Melissa Terras’ recent visual summary of the Digital Humanities has brought attention to the growing vibrancy (and budgets) of the DH community. It also feeds the cycle of debate about the efficacy, role and usefulness of visual display of information, especially the aesthetically pleasing kind. Some scholars have responded with a criticism of the infographic as being misapplied or little more than a sales pitch. While popular conception of digital humanities work has data visualization featured prominently, within and outside the community the value of that work is widely debated.
Not so long ago, information visualization in the digital humanities rested firmly on the general principles of clarity and brevity typified by Edward Tufte and utilized not only in generic data visualization but also spatial data visualization.1 The problem with this conceptualization of information visualization is that works like Tufte’s are dominated by the expectation that such objects be immediately comprehensible to a lay audience. These are the infographics of such growing popularity and are meant for busy media consumers and executive summaries. Charlie Park, in an exploration of when to use a particular visual method known as a slopegraph, highlighted this issue in relation to Oliver Uberti’s use of a slopegraph to represent health care spending efficacy:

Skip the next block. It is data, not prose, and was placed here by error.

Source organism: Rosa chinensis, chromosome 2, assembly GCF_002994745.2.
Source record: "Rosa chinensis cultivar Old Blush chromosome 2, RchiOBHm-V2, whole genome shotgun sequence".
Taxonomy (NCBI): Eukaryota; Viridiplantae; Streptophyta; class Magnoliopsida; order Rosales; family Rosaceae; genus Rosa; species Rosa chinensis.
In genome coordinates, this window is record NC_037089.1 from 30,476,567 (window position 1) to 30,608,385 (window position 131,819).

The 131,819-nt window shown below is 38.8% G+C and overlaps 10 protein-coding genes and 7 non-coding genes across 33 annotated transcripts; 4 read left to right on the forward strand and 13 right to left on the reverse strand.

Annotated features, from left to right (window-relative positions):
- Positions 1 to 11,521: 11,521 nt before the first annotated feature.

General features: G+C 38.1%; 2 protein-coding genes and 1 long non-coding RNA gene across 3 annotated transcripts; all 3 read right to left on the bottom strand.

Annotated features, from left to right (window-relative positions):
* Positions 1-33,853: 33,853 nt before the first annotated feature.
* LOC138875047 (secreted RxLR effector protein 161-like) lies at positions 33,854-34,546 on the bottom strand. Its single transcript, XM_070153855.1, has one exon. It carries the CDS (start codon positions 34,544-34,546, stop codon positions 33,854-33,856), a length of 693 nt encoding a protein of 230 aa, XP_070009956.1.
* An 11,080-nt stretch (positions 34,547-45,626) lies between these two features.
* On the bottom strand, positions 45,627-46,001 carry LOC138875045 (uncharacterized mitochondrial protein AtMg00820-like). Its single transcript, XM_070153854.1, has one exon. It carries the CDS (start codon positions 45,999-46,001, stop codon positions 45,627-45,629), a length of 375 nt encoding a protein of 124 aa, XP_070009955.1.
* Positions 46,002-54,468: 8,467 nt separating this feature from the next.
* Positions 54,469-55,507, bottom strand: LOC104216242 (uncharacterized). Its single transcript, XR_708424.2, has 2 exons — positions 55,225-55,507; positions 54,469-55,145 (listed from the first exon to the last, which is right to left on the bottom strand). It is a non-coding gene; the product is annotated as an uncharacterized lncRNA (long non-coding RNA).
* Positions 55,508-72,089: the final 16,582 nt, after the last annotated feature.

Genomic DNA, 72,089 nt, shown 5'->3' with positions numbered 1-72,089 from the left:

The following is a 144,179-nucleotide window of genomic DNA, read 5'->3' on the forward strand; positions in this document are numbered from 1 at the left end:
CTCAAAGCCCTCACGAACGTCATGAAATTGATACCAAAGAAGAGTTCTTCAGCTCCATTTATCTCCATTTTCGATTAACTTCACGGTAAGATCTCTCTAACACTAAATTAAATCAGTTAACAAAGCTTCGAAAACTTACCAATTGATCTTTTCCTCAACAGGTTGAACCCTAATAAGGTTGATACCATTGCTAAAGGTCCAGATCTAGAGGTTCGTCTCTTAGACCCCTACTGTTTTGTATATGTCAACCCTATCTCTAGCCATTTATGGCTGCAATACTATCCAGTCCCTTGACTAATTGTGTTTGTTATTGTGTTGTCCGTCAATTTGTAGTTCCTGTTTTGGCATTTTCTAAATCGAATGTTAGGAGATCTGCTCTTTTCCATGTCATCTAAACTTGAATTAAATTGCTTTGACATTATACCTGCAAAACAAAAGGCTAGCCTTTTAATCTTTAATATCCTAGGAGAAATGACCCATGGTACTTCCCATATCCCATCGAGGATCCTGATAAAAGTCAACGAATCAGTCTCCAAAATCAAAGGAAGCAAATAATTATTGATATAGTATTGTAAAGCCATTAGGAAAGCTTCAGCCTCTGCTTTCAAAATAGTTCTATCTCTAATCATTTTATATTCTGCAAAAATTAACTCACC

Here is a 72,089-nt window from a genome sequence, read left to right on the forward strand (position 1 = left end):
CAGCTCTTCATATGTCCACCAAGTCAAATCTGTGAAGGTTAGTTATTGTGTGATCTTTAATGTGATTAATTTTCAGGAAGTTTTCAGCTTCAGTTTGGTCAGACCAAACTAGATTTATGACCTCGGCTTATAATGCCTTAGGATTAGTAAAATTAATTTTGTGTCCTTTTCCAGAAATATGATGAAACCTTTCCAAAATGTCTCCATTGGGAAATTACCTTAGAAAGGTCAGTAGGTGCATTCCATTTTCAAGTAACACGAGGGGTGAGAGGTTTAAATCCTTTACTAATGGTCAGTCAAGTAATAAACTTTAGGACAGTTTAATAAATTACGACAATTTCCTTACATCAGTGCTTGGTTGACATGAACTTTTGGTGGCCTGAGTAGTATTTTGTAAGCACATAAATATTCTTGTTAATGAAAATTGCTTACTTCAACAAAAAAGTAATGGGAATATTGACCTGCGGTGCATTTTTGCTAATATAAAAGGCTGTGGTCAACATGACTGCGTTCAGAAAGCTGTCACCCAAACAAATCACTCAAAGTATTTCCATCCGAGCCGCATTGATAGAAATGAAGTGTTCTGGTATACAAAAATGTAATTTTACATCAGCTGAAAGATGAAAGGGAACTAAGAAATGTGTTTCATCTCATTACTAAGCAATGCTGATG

Uberti also gave some good reasons for drawing the graph the way he did originally, with his first point being that “many people have difficulty reading scatter plots. When we produce graphics for our magazine, we consider a wide audience, many of whose members are not versed in visualization techniques. For most people, it’s considerably easier to understand an upward or downward line than relative spatial positioning.”